An analysis of India’s 2017 National Ethical Guidelines for Biomedical and Health Research Involving Human Participants: The Social and Behavioural Sciences aspect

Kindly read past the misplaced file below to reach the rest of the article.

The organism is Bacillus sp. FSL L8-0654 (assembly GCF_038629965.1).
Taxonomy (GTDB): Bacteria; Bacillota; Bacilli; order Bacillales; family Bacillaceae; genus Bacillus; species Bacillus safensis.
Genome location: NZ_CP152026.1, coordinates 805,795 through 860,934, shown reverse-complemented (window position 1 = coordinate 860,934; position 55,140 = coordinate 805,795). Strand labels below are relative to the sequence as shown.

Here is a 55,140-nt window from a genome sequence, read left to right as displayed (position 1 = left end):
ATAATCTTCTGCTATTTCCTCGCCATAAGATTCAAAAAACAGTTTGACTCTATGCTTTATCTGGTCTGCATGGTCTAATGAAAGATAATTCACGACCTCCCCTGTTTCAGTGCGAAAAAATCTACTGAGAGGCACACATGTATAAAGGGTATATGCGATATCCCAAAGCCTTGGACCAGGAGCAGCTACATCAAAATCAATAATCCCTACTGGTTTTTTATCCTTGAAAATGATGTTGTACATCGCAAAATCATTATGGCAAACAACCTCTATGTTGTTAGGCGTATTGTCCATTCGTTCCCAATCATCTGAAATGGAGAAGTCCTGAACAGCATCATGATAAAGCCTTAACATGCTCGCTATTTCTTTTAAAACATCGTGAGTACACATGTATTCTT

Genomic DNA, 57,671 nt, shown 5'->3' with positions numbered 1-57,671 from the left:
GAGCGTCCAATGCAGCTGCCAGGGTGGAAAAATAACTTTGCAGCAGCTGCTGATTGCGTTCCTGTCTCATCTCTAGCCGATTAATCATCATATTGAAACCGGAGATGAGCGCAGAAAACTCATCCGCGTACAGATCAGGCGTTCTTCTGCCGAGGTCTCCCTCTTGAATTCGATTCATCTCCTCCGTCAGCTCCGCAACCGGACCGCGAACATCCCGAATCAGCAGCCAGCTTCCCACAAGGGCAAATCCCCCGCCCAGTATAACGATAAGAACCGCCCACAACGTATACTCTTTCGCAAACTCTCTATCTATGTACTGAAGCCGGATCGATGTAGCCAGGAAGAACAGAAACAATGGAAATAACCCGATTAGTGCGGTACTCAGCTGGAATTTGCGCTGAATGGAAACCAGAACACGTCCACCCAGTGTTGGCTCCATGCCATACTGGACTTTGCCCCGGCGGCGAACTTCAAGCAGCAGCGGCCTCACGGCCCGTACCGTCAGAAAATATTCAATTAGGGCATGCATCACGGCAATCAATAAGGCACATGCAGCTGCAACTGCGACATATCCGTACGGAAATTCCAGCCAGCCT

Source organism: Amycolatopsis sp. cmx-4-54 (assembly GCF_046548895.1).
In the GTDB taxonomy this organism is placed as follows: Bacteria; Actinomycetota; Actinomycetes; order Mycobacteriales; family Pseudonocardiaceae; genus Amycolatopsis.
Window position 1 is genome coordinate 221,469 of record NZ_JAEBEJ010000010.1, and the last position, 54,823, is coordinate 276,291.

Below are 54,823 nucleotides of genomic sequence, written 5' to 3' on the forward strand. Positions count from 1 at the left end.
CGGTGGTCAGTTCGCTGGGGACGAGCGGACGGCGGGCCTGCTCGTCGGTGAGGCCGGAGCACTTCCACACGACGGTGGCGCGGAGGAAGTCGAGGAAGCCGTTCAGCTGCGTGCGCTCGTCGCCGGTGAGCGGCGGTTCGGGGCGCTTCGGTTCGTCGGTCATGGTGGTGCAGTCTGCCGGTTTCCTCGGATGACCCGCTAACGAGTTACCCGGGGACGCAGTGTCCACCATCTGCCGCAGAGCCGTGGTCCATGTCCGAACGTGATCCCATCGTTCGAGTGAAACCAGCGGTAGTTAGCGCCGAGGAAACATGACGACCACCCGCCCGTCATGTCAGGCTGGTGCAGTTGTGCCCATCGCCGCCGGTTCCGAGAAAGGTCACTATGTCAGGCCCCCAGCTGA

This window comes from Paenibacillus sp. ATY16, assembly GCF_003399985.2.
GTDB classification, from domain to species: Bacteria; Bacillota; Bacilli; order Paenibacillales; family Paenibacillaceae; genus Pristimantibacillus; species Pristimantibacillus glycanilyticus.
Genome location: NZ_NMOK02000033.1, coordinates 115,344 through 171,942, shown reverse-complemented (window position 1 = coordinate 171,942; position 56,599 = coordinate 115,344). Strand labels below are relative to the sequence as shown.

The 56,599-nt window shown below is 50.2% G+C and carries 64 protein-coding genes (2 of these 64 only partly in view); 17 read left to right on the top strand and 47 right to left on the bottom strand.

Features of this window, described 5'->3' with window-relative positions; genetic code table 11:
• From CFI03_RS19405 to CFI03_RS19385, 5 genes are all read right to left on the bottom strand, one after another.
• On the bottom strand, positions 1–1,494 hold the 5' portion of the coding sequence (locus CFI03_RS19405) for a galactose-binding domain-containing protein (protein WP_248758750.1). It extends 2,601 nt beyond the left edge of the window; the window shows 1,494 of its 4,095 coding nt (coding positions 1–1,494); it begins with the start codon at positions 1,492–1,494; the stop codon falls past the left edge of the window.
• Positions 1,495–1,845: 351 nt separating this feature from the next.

In this commentary on Section 9 (Social and Behavioural Sciences Research for Health) of the National Ethical Guidelines for Biomedical and Health Research Involving Human Participants (2017) by the Indian Council of Medical Research (ICMR), we appreciate that the guidelines clarify that human beings are “research participants” and not merely “subjects”. Further, we appreciate and commend the ICMR for: i) contextualising the guidelines to India’s unique sociocultural and economic situation and ii) affirming the multidisciplinary nature of health research and the wide scope of social and behavioural research. However, we question the prominence given to the difference between biomedical research and other aspects of health research and the description of social and psychological risks and discomforts as minor risks. Finally, we suggest that the guidelines would express greater value and diversity of the social aspects of health if they recommended wider representation of these aspects in the composition of research ethics committees.
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